The Reagan Legacy Foundation

Renewing his legacy.

Michael Reagan honors father’s legacy through WWII project

A new initiative honors veterans past and present by preserving the historical significance of World War II while supporting the education of today’s sailors.

Michael Reagan, the son of President Ronald Reagan, created the Reagan Legacy Foundation to capture his father’s commitments to peace, democracy and education. The organization’s latest project, called the Walkway to Victory, furthers education and remembrances of all those who served so bravely in the effort to defeat the Nazis, liberate Europe and restore freedom. In addition, funds will be used to provide educational scholarships for those men and women serving on the USS Ronald Reagan aircraft carrier.

History outside of the textbooks

“Whatever else history may say about me when I’m gone, I hope it will record that I appealed to your best hopes, not your worst fears; to your confidence rather than your doubts. My dream is that you will travel the road ahead with liberty’s lamp guiding your steps and opportunity’s arm steadying your way,” President Reagan once said.

His son, Michael, accepted the responsibility of protecting his father’s work for future generations to learn about through actionable efforts throughout the world that align with the 40th President of the United States’ priorities.

“I am most proud of his dedication to individual liberty and global democracy and the positive impact these values had upon our nation and our world,” Michael Reagan explained.

The initial unveiling of the Walkway to Victory Memorial.

He has been involved with the USS Ronald Reagan since its inception in 2001. When the family discovered they could create a scholarship program to support the sailors serving aboard the ship, the Reagan Legacy Foundation was launched and has expanded its projects ever since — including a focus on World War II.

“My dad was the first president to visit Normandy on a D-Day anniversary, in 1984. We wanted to honor those who served. The Walkway to Victory educates people about the Second World War and lets them see history in person. It lets people experience my father’s speech at Pointe du Hoc,” Reagan said.

In 2018, the foundation started laying brick in the existing walkways at the Airborne museum with the names of those who served in the European theater during World War II. Placing the names in the ground is a way to share the stories of veterans who sacrificed their lives, Reagan says.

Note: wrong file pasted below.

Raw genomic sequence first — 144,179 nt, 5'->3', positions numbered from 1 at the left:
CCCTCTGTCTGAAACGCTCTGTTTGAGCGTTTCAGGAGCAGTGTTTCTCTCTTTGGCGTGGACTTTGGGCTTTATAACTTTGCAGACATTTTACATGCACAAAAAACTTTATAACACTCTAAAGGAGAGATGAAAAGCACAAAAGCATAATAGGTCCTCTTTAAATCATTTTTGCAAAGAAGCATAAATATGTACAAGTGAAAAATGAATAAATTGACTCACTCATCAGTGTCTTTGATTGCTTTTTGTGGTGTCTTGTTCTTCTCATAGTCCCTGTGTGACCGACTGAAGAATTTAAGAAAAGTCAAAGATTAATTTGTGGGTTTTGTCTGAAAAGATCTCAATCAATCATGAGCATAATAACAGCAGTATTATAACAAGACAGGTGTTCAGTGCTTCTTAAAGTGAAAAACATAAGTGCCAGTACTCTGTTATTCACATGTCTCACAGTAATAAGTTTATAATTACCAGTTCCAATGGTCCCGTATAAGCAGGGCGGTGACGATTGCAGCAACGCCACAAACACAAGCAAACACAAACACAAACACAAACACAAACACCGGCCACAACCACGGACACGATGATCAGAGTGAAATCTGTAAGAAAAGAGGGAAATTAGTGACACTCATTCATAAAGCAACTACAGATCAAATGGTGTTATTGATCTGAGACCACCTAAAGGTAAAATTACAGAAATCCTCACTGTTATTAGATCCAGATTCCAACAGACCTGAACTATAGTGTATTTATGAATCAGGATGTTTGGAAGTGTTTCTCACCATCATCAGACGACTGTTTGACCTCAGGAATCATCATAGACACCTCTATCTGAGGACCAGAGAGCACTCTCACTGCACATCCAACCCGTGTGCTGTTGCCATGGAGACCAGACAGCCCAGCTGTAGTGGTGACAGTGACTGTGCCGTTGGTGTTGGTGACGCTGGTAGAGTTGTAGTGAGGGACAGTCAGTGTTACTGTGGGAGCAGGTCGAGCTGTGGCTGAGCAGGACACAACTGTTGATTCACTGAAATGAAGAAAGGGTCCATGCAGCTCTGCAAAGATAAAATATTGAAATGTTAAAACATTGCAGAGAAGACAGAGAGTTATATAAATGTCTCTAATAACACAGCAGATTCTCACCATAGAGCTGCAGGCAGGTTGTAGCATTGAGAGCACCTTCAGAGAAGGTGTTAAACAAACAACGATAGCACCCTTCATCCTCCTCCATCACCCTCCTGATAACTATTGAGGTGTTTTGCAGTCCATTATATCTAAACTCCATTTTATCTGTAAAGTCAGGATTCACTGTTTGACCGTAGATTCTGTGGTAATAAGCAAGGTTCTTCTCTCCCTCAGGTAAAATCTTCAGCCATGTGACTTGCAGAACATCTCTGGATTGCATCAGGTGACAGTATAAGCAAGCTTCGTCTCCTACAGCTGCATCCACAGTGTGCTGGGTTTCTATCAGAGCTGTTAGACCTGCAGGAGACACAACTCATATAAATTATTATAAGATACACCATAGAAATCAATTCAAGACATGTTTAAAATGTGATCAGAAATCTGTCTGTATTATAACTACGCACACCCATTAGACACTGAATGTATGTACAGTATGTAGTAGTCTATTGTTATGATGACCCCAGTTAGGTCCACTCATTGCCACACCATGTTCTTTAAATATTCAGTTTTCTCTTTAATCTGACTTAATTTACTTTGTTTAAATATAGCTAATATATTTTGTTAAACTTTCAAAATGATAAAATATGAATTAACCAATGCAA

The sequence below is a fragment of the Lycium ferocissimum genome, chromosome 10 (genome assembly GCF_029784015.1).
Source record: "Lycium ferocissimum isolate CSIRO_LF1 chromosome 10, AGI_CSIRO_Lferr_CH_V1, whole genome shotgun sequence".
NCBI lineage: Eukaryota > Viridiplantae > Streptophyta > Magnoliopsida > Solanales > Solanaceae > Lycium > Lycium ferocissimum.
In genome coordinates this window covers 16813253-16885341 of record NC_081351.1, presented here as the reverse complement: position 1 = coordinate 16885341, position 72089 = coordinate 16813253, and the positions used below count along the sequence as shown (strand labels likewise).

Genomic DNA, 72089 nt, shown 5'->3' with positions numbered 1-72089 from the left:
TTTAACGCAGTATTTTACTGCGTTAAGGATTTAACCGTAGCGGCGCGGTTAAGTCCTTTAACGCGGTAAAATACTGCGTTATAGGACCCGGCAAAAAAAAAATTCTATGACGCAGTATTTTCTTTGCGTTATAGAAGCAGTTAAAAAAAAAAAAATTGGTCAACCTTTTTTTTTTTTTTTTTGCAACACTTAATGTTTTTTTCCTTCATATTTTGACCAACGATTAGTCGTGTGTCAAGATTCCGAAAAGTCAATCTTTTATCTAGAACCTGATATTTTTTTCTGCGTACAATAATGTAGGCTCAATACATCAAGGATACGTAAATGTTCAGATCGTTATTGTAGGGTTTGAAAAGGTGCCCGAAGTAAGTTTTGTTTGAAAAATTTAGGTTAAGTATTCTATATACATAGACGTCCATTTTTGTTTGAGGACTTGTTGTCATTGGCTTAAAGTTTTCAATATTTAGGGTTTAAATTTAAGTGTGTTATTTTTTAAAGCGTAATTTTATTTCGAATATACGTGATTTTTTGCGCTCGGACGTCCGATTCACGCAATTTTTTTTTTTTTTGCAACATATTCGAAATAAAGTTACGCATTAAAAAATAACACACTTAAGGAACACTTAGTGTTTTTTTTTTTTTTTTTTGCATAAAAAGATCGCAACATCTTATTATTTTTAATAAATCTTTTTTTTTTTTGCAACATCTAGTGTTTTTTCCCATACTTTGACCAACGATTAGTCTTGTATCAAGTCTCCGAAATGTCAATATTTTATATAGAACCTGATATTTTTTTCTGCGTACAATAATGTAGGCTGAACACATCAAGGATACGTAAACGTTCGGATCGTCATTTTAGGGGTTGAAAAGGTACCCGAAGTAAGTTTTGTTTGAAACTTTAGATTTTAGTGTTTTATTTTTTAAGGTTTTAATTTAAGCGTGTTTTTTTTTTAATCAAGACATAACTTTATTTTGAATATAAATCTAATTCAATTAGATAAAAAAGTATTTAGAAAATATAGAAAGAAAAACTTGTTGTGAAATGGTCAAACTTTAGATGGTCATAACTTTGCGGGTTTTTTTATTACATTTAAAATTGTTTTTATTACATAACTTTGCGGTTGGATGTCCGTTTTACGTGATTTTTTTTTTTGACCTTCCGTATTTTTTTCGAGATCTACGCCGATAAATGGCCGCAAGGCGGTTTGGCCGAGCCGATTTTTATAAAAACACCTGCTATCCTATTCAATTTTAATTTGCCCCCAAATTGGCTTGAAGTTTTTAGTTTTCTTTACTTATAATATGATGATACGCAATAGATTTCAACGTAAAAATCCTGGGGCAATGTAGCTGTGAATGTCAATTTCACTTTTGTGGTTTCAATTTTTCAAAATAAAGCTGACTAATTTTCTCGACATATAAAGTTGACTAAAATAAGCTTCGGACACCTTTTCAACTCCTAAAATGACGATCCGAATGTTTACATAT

The commander-in-chief’s own service

President Ronald Reagan had his own personal connection to the military. He enlisted in the Army Reserve in 1937, but due to eyesight difficulties he was prevented from serving overseas. Later, he transferred from the Calvary to the 1st Motion Picture Unit in Culver City, California. By the end of the war, his units had produced some 400 training films for the Army Air Forces, according to the Ronald Reagan Presidential Library & Museum.

Michael Reagan shares that it was common from people across all industries to step up for Team America in those years.

“America was a team in World War II. Even actors and actresses stepped up and sold war bonds. My father was legally blind, but he memorized the eye charts so he could get into the Calvary. He did training and public relation films. People who were rich and famous did serve in World War II: Clark Gable, Jimmy Stewart, Yogi Berra, and Joe DiMaggio put their careers on hold because it was so important. There is a portion of the Walkway honoring their legacy and the fact that everyone stepped up, one way or another,” he said.

‘A thank you forever’

The Walkway to Victory Memorial will be housed at the Airborne Museum in Sainte Mere Eglise, France, which holds special significance.

“It was the first town freed by America on D-Day, at 4 AM. I became friends with two sons of the D-Day mayor. As very young children, they had a bird’s eye view of the paratroopers landing in the town square,” Reagan said.

He adds the overall goal is toe recognize as many people as possible, so if the museum runs out of room “there is a whole town to pave.”

Michael Reagean distributes scholarships aboard the USS Ronald Reagan.

The memorial will also extend across continents as the proceeds from the brick purchases will go toward the education program supporting USS Ronald Reagan sailors and their families.

“We give $1,000 scholarships to the sailors who serve on the ship and $2,000 to the family members at home — because the sailors get some support from the military, while the family members don’t. It’s a unique program because of the spouse scholarships. When we take the certificates and checks to the ship, the reaction from the family members is incredible,” he explained.

Veterans Day = every day

Michael Reagan is adamant about celebration the nation’s veterans throughout the year.

“We owe so much to those who are willing to give everything for us so we can be free. The world needs America. The men and women who served in the Second World War knew that. They knew their country was more important than their career. Without their sacrifices, we would not have what we have today,” he said. “I always say thank you when I see a veteran, but I feel truly every day should be Veterans Day. They need to be remembered and thanked every day for what they have done — in the past and now.”

Support the Walkway to Victory project.